A measure allowing city staff to put out a request for proposal (RFP) to find a design team for the first phase of a parking garage to be constructed on State Street was narrowly approved by City Commissioners 3-2 on Monday.
The city is contractually obligated to build the garage because of. The garage, which is lined by State Street and Lemon Avenue, would be required to have at least 300 parking spaces.
Approved in December 2010, the Pineapple Square project requires the city to build the garage within four years of that date. The plan to build the garage is a two-year process.
City staffers said the garage could also include a hotel, retail, residential spaces or even a drug store. Those decisions, however, have not been made. Steve Stancel, chief planner for the city, said after a firm is selected they will then come up with the design for the garage.
Stancel said a garage at the State Street location has been in the city's downtown master plan and in the parking plan.
"[Those] plans called for centralized parking facilities throughout the downtown," Stancel said. "It would allow people to park in the location and walk to various destinations."
Robert Bartolotta, city manager, said the decisions about size, design, amenities would be decided during phase I, which he said includes a community vetting process.
Phase II of the garage would then go out to bid, probably with the first firm, and then the city would set a guaranteed maximum price for the garage.
While staff is proposing having the property be mix-use, like the, commissioner Terry Turner questioned the need of some the proposed uses.
"There are some aspects of this that I’m concerned about," Turner said. "Most of the them center around cost and timing. The sooner this comes online the sooner we start bearing operating costs."
Turner added that he was uncomfortable with the 'build it and they will come model' when it comes to retail and residential space in the garage.
"I would want to see [the retail space] pre-sold," Turner said. Without some of the extra amenities Turner said the garage could get done "pretty cheaply with money left over to do other things downtown."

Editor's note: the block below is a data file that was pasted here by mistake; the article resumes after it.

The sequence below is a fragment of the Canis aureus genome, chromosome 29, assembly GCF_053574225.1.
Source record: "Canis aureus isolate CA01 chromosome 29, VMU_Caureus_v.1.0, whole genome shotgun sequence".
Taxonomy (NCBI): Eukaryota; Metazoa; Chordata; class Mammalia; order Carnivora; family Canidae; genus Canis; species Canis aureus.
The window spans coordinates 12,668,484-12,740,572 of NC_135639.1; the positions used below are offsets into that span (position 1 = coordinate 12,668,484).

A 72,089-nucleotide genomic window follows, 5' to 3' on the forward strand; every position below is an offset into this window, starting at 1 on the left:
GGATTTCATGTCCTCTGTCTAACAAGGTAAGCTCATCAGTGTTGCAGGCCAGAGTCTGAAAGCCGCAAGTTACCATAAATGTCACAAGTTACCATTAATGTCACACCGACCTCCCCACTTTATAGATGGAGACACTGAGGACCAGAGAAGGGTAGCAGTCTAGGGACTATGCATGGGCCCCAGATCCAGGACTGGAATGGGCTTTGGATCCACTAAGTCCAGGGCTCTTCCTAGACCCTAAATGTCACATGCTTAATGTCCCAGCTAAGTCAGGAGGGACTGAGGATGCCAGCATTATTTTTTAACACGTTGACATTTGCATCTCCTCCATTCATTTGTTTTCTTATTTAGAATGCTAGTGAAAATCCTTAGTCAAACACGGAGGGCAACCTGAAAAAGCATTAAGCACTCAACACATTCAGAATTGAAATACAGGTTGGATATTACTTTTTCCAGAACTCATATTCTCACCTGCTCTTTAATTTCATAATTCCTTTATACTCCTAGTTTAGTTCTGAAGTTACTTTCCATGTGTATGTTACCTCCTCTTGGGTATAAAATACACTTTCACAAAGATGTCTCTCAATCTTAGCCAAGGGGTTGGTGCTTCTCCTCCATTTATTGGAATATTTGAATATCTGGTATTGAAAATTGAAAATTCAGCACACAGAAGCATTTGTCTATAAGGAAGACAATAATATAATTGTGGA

Commissioner Shannon Snyder agreed. "I think sometimes you don’t try to get the home run if you can get a good double," he said.
Staff's plan also talked about the potential or affordable housing at the site, but commissioners said in today's real estate climate there is enough affordable housing in the downtown area already.
Bartolotta said waiting might not be in the best interest of the city because of low construction costs, but when it comes to garage specifics no decision has been made. "We are not closing the door on any potential use," he said.
Stancel added that Monday's approval just moves the specifics of the garage out into the public discussion.
"What we are suggesting, we start off marketing that space and have [those discussions] become part of the public vetting process," Stancel said. He said a business could come in during phase one and make a proposal as the options get vetted out.
"The city does not want to be the developer, but we don’t want to negate opportunities," said commissioner Paul Caragiulo.
Randy Welker, economic developer for the Sarasota Chamber of Commerce, said a developer is always going to be biased toward development. The garage project, he said, is no different.
"A guy like me is always going to say push ahead," Welker said. "I believe in economic development. In many times we miss markets. He said he is currently talking to many companies who are interested in the parcel, already. "Right now is an opportune time to do things. I encourage you to keep that in mind."